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Ida A. Bengtson

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Title: Ida A. Bengtson  
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Language: English
Subject: National Institutes of Health
Collection: 1881 Births, 1952 Deaths, Bacteriologists, National Institutes of Health, Place of Birth Missing, Place of Death Missing
Publisher: World Heritage Encyclopedia

Ida A. Bengtson

Ida A. Bengtson
Born 1881
Fields bacteriology
Institutions United States Public Health Service's Hygienic Laboratory
Alma mater University of Nebraska, University of Chicago

Ida Albertina Bengtson (1881 – 1952)[1] was an American bacteriologist.


She was born in Nebraska in 1881 as the daughter of Swedish immigrants, and earned her AB degree from the University of Nebraska in 1903. [1] She entered the University of Chicago to study bacteriology in 1911, and earned her Masters degree in 1913 and her PhD in 1919, both from the University of Chicago. [1] While studying, she also worked as a bacteriologist in the Chicago Department of Health in 1915, and in 1916 she became the first woman hired to work in the United States Public Health Service's Hygienic Laboratory. [1] [2]

Ida's most significant scientific achievement was in regards to an organism called aerobic spore-forming rods.[5]

She is also known for preparing, during 1935-1936, the standard for gas gangrene toxins and anti-toxins. [6] One of Ida’s other research interests was typhus, an exceedingly dangerous interest and she, like many other typhus researchers, eventually contracted the disease, although she recovered fully. [6] Her chapter on the family “Rickettsiaceae” appeared in the sixth edition of the influential Bergey’s Manual of Determinative Bacteriology after her official retirement. [1] She was awarded the Typhus Medal of the American Typhus Commission in 1947. [7]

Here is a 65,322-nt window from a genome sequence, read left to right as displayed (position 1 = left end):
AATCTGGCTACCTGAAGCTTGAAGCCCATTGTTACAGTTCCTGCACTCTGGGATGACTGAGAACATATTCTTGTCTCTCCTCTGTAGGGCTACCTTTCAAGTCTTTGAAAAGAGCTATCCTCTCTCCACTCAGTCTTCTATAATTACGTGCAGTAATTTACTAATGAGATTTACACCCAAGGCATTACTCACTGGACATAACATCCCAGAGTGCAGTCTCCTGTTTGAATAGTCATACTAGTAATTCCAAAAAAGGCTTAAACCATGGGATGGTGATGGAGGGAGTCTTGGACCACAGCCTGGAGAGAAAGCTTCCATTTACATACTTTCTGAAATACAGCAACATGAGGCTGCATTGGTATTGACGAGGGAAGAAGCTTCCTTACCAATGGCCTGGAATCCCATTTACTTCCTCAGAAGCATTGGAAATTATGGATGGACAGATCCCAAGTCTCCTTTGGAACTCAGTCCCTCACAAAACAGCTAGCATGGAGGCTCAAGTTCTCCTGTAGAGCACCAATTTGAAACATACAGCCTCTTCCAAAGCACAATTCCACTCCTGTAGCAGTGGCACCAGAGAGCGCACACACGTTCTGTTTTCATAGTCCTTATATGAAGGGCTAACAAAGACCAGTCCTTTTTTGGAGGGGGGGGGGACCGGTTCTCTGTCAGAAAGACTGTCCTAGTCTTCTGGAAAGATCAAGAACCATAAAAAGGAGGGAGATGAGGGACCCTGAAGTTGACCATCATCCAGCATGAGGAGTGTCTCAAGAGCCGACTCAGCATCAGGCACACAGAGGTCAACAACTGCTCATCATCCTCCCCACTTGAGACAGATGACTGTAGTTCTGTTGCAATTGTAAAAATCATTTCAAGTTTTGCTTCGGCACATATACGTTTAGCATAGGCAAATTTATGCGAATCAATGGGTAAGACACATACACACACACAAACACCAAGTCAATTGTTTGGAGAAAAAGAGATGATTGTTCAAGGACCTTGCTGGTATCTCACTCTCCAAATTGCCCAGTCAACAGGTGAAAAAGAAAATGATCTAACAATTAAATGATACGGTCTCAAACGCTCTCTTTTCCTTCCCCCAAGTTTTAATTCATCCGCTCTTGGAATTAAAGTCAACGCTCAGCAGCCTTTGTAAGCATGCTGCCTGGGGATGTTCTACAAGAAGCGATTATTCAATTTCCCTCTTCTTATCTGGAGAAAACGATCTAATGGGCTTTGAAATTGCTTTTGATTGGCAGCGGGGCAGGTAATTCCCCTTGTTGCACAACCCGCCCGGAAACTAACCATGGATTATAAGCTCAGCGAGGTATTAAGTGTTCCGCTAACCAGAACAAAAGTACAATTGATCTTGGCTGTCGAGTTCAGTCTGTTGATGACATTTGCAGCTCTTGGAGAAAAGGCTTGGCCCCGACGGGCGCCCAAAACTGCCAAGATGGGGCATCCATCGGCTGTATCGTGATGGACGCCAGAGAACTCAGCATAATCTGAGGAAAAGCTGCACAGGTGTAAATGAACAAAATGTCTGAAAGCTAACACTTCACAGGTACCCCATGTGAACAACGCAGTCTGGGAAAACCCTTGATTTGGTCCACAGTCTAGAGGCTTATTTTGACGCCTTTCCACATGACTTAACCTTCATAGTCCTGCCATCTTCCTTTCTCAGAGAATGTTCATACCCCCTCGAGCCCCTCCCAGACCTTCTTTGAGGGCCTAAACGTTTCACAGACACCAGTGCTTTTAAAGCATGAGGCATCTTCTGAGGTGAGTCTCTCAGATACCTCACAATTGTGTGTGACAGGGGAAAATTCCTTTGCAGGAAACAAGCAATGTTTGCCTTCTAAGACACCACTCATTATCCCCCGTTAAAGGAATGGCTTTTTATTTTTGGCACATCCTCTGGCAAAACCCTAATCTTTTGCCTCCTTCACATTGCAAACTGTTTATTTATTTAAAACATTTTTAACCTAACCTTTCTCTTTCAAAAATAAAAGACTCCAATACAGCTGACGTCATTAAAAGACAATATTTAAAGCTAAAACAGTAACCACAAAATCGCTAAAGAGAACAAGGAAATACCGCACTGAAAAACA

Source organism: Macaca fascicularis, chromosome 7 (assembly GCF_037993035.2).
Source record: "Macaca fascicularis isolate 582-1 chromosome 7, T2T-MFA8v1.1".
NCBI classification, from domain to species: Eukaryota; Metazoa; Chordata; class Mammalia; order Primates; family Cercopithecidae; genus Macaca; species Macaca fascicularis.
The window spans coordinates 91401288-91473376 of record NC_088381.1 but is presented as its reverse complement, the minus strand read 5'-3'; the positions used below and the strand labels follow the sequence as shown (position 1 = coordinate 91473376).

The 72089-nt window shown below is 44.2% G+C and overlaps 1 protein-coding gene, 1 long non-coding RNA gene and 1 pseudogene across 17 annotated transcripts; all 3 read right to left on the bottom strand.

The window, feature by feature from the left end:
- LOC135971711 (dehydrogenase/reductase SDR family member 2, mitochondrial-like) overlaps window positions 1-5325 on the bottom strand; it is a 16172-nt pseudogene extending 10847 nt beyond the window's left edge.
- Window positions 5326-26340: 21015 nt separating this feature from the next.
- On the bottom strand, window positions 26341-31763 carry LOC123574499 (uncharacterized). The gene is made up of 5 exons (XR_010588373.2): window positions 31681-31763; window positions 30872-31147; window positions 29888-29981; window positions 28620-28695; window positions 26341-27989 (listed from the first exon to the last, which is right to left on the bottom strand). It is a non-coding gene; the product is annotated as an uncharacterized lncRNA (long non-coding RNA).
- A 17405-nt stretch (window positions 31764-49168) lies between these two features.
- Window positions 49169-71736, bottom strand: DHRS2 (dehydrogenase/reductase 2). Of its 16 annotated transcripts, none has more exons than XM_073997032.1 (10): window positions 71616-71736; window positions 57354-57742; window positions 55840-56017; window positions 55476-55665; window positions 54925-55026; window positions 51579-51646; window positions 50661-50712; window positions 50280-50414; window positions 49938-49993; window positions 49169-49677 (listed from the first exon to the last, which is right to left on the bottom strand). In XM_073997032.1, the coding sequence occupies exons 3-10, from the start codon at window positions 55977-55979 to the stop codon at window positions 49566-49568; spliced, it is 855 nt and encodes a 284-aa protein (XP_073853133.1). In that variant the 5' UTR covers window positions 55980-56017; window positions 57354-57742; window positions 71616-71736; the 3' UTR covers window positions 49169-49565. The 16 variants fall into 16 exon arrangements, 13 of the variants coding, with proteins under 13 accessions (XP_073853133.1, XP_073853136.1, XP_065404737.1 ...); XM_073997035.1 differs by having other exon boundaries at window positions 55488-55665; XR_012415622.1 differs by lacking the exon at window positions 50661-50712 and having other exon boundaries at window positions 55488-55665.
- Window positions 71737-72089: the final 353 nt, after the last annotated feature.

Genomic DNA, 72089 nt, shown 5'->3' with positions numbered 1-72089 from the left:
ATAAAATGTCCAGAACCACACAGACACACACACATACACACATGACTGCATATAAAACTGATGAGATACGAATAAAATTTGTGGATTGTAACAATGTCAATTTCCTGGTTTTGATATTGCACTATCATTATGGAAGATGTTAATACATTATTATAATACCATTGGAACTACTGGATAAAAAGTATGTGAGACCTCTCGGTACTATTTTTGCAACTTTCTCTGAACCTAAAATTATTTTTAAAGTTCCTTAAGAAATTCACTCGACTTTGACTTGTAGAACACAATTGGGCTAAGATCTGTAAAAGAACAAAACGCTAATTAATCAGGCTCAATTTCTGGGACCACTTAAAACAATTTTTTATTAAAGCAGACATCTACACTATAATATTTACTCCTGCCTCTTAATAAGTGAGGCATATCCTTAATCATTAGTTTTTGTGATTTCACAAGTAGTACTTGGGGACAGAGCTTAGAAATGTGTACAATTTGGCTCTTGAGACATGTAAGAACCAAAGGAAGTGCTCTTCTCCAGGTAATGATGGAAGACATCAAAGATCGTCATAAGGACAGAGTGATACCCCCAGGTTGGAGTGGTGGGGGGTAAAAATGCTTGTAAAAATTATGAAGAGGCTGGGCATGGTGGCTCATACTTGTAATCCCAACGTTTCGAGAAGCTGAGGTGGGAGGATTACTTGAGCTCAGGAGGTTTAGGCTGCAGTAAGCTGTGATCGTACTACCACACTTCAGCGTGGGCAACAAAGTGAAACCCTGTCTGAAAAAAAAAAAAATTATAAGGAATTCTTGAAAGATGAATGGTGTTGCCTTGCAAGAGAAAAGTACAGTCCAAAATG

1. ^ a b c d e
  2. ^
  3. ^ E. van Ergmengem. 1897. Über einen neuen anaeroben Bacillus und seine Beziehungen Zum Botulismus. Zentralbl. Hyg. Infektionskr. 26:1–8.
  4. ^ Frank J. Erbguth. Historical notes on botulism, Clostridium botulinum, botulinum toxin, and the idea of the therapeutic use of the toxin. Movement Disorders. Volume 19, Issue S8, pages S2-S6, March 2004.
  5. ^ I. A. Bengston. 1924. Studies on organisms concerned as causative factors in botulism. Hyg. Lab. Bull. 136:101
  6. ^ a b The Evening Independent - Google News Archive Search
  7. ^ Rocky Mountain Laboratory Photographs
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